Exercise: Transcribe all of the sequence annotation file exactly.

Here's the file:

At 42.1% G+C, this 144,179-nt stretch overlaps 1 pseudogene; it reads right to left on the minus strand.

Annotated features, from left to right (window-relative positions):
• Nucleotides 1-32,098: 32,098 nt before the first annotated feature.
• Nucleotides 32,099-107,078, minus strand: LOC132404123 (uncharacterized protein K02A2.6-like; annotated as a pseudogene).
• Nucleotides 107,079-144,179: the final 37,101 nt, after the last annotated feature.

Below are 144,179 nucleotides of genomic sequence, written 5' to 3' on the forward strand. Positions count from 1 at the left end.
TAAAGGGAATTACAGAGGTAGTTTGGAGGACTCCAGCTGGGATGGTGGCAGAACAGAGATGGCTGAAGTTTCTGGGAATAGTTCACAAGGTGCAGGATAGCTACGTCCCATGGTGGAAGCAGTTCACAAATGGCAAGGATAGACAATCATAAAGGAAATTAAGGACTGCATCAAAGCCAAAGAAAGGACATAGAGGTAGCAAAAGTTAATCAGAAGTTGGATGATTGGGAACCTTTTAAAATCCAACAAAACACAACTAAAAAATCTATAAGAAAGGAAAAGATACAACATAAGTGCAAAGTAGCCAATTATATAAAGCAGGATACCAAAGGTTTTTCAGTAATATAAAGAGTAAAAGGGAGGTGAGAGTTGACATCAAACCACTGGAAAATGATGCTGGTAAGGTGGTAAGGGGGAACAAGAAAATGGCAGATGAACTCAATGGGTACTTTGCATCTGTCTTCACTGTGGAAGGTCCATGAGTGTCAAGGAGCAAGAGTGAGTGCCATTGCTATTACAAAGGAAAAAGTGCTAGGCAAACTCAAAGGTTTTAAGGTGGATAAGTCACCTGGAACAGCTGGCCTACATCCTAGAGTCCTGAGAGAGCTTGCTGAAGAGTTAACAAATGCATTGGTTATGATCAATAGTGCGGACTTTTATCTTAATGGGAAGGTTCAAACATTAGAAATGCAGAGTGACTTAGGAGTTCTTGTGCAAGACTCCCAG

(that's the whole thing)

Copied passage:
At 42.1% G+C, this 144,179-nt stretch overlaps 1 pseudogene; it reads right to left on the minus strand.

Annotated features, from left to right (window-relative positions):
• Nucleotides 1-32,098: 32,098 nt before the first annotated feature.
• Nucleotides 32,099-107,078, minus strand: LOC132404123 (uncharacterized protein K02A2.6-like; annotated as a pseudogene).
• Nucleotides 107,079-144,179: the final 37,101 nt, after the last annotated feature.

Below are 144,179 nucleotides of genomic sequence, written 5' to 3' on the forward strand. Positions count from 1 at the left end.
TAAAGGGAATTACAGAGGTAGTTTGGAGGACTCCAGCTGGGATGGTGGCAGAACAGAGATGGCTGAAGTTTCTGGGAATAGTTCACAAGGTGCAGGATAGCTACGTCCCATGGTGGAAGCAGTTCACAAATGGCAAGGATAGACAATCATAAAGGAAATTAAGGACTGCATCAAAGCCAAAGAAAGGACATAGAGGTAGCAAAAGTTAATCAGAAGTTGGATGATTGGGAACCTTTTAAAATCCAACAAAACACAACTAAAAAATCTATAAGAAAGGAAAAGATACAACATAAGTGCAAAGTAGCCAATTATATAAAGCAGGATACCAAAGGTTTTTCAGTAATATAAAGAGTAAAAGGGAGGTGAGAGTTGACATCAAACCACTGGAAAATGATGCTGGTAAGGTGGTAAGGGGGAACAAGAAAATGGCAGATGAACTCAATGGGTACTTTGCATCTGTCTTCACTGTGGAAGGTCCATGAGTGTCAAGGAGCAAGAGTGAGTGCCATTGCTATTACAAAGGAAAAAGTGCTAGGCAAACTCAAAGGTTTTAAGGTGGATAAGTCACCTGGAACAGCTGGCCTACATCCTAGAGTCCTGAGAGAGCTTGCTGAAGAGTTAACAAATGCATTGGTTATGATCAATAGTGCGGACTTTTATCTTAATGGGAAGGTTCAAACATTAGAAATGCAGAGTGACTTAGGAGTTCTTGTGCAAGACTCCCAG